Former prosecutor explains why Mueller likely didn’t subpoena Trump
Preet Bharara, the former US attorney from the Southern District of New York, said Thursday special counsel Robert Mueller likely didn’t subpoena President Donald Trump for in-person testimony in order to end his probe well before the 2020 election.
“(Mueller) clearly thought that he wanted to end his investigation in a reasonable period of time, you know, well before the election,” Bharara told CNN’s Wolf Blitzer on “The Situation Room with Wolf Blitzer.”
Bharara said it was “not a terrible decision,” by Mueller to rely on written answers from Trump and not to seek an in-person interview, given the “time constraints and also legal constraints, that you don’t want to drag this out for another year or two years.”
“Once you go down the path of seeking to compel a President of the United States to come testify in a grand jury, then you have to finish that process,” Bharara said.
“And so even if everything else was done and the last thing left was an interview with the President,” he continued, “and you had that pending litigation going on in court, probably going all the way up to the Supreme Court, we would not have a Mueller report and it probably would’ve taken us to the election.”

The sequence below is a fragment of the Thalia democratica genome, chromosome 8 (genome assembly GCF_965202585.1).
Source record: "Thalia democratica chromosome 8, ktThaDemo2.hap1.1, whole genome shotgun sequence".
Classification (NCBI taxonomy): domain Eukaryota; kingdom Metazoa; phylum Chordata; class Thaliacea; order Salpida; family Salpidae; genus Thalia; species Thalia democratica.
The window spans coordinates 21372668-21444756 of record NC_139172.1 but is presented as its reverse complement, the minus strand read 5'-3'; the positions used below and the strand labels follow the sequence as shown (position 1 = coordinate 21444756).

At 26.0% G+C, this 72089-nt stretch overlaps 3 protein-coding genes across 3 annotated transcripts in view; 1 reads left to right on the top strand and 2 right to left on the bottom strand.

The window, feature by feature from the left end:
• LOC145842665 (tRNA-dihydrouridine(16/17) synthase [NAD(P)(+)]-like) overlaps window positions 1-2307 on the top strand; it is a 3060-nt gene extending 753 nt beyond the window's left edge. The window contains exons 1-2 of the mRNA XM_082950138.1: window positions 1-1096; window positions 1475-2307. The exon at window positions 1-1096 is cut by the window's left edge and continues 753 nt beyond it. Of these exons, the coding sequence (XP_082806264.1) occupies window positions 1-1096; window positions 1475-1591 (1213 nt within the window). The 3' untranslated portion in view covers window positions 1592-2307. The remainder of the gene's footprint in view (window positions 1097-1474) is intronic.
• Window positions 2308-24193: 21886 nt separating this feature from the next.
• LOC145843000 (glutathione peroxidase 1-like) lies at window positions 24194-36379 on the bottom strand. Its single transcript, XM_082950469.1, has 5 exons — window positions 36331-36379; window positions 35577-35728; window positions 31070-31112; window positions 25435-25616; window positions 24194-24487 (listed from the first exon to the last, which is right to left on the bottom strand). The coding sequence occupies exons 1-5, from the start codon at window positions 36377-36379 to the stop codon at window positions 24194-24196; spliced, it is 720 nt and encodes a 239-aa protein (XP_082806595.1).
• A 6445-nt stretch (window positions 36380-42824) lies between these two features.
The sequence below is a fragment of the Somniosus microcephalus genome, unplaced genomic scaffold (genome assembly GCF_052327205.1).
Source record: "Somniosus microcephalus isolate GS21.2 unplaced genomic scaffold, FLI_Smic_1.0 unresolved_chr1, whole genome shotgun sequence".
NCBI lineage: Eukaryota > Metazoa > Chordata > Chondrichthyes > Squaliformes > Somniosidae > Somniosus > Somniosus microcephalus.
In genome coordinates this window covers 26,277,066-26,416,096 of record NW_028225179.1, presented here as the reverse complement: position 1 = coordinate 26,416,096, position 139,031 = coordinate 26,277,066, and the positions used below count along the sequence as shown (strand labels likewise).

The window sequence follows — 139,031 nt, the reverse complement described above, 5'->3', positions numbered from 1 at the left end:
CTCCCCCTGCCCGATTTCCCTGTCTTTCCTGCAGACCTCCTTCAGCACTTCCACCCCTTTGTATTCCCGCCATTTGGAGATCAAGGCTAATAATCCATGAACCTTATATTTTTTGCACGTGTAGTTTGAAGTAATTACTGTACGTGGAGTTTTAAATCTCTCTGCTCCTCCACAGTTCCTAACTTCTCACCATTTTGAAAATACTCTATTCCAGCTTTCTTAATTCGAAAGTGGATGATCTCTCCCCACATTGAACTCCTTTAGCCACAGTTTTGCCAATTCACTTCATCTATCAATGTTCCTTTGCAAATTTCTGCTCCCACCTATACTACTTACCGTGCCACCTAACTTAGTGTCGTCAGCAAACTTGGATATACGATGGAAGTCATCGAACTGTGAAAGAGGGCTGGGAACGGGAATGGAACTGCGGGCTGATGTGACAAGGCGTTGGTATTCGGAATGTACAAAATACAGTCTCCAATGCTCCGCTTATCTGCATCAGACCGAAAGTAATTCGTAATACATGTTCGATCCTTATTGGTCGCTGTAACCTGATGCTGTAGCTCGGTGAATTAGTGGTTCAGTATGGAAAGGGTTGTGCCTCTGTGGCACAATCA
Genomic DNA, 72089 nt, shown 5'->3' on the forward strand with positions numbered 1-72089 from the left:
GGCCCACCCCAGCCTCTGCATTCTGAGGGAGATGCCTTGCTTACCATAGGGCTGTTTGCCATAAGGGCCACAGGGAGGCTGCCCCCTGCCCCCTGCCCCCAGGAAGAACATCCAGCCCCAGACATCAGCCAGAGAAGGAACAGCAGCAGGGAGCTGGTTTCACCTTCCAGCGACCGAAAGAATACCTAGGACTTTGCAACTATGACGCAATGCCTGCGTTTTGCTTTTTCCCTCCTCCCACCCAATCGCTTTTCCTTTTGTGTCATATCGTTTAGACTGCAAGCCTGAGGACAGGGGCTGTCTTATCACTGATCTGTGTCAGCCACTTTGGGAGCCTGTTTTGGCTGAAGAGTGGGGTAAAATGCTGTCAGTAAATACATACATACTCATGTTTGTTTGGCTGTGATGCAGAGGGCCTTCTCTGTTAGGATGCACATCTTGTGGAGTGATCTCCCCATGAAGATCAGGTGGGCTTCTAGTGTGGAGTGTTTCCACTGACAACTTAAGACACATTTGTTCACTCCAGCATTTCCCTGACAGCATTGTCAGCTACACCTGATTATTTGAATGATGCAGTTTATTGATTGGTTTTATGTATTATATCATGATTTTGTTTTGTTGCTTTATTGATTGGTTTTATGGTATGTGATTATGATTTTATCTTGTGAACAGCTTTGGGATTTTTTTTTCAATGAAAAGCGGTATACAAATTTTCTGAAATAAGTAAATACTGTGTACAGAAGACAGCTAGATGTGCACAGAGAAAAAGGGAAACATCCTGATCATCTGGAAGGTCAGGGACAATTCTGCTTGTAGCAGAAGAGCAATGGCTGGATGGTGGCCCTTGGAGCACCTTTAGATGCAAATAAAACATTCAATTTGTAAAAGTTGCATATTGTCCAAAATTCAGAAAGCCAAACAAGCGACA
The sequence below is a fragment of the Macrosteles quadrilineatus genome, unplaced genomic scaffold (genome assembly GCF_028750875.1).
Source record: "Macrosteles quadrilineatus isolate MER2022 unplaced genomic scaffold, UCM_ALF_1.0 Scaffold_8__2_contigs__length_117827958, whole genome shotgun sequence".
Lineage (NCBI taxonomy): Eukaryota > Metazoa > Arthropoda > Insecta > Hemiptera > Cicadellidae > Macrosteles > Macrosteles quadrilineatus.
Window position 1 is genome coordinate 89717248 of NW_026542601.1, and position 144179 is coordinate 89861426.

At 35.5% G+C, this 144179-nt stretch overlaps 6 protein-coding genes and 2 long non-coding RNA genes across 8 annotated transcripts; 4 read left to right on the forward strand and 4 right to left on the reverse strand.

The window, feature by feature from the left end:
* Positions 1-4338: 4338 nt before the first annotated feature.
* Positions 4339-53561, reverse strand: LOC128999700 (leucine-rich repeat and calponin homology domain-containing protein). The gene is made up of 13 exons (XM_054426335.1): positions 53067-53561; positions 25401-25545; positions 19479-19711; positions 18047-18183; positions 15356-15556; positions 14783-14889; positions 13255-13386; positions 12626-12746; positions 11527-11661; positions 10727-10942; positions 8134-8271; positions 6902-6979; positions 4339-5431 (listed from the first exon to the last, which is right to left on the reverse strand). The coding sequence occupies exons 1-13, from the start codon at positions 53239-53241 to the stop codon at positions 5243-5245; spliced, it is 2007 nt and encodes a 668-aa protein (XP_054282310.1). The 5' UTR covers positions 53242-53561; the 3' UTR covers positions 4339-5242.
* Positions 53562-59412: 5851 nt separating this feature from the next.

As part of Mueller’s nearly two-year investigation into Russian interference in the 2016 election and potential collusion between Trump associates and Russia, Trump submitted written answers to a list of “Russia-related” questions in November 2018. Mueller considered Trump’s responses “inadequate” and sought an interview with Trump but ultimately decided not to issue a subpoena for the interview.
According to a redacted version of the report released by the Justice Department on Thursday, the special counsel believed it had the authority to subpoena Trump, but decided against doing so because it would delay the investigation. Prosecutors also believed they already had a substantial amount of evidence.
Bharara said Mueller says in the report, “People bring obstruction cases without speaking to the target in part because sometimes that target can assert the Fifth Amendment privilege against self-incrimination, but also (the special counsel) said, and I thought this was very telling and maybe a little bit overlooked, we thought we had enough of a sense of what was going on.”
“That to me doesn’t sound like they were not sure which way the wind should blow,” Bharara said, “but that they thought they had enough.”